Herp Update: July 30 – field trips, greensnake pigmentation
with more and more of us being fully vaccinated, Herp Atlas field trips have begun again in earnest. We have provided three in the past week. We document all the herptiles found on these trips and add them to our database. Last week one of the trips took Kate Kelly and I to Weathersfield to lead a trip for Ascutney Mountain Audubon. We took advantage of that trip to continue south afterwards to Brattleboro and Guilford where we managed to find and document Spring Salamanders for the first time in Brattleboro and update an historic record in Guilford. Of course we also found and documented some more common species.
Two of the reports that we have received recently were of not only the same species but the same snake. Herp Atlas colleague Kiley Briggs and regular contributor Mary D reported the same Smooth Greensnake on different days. Kiley figured it out and tells the story below. Check it out.
Hi Jim, I thought you might want to hear about this interesting small-world double observation. At about 5:00 PM on July 23 I drove by this fresh DOR Smooth Greensnake on Pencil Mill Rd right on the Castleton/Hubbardton border (43.67827, -73.180604, which I had to check in ArcMap to find out that it is just barely on the Hubbardton side of the line) . It could not have been dead for more than a few minutes, but I didn’t examine it too closely and did not notice what appears to be an egg protruding from its side until looking at the picture later.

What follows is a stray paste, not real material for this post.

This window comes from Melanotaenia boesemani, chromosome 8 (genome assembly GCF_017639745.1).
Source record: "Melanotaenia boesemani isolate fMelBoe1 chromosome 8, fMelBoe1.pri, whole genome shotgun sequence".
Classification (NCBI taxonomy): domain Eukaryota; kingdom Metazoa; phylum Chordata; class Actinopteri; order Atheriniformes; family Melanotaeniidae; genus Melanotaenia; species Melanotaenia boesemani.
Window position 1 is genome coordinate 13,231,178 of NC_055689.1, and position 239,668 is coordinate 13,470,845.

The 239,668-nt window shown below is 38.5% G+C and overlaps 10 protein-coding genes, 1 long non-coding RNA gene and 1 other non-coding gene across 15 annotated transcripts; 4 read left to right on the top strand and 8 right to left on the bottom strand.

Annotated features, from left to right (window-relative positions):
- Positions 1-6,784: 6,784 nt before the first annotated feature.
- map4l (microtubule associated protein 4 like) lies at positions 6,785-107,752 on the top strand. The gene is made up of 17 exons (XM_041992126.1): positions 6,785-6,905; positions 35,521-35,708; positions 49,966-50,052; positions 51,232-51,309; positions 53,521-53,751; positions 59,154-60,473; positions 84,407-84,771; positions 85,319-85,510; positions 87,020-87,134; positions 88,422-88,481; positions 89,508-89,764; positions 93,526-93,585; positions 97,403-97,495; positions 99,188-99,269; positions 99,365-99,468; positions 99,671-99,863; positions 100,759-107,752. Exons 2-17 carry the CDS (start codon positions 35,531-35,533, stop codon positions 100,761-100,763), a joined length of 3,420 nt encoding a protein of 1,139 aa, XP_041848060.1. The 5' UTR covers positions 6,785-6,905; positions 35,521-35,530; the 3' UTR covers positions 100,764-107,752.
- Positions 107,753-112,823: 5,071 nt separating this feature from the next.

As I drove down the road I was thinking about Mary D, who lives on Pencil Mill Rd somewhere, but I am not sure which house is hers. On Sunday afternoon I received a message from Mary on Facebook inquiring about whether Gartersnakes ever turn blue after they die and sent me pictures of a DOR Greensnake she found down the road from her house. Looking at the pics, it is certainly the same snake and after asking for more details she verified that she found it right at the town line. She may have reported this already, but said she found another DOR Greesnake at the same location a few years ago.
I assembled this comparison image showing the ~48 hour timelapse on this snake and the shift from green to blue. It probably changed shortly after I found it on Friday, but it’s a kind of cool before and after sequence that you might want to file somewhere.
PS. I was surprised to see the egg, having assumed they would lay earlier in the year, but a quick search through the literature revealed that O. vernalis at northern latitudes has delayed oviposition and that after laying, eggs only take between 4 and 23 days to hatch (23 days being consistent with other species such as racers which take 22-25 days to hatch). If I had noticed the egg at the moment I might have excised it and the others and stuck them in some mulch nearby.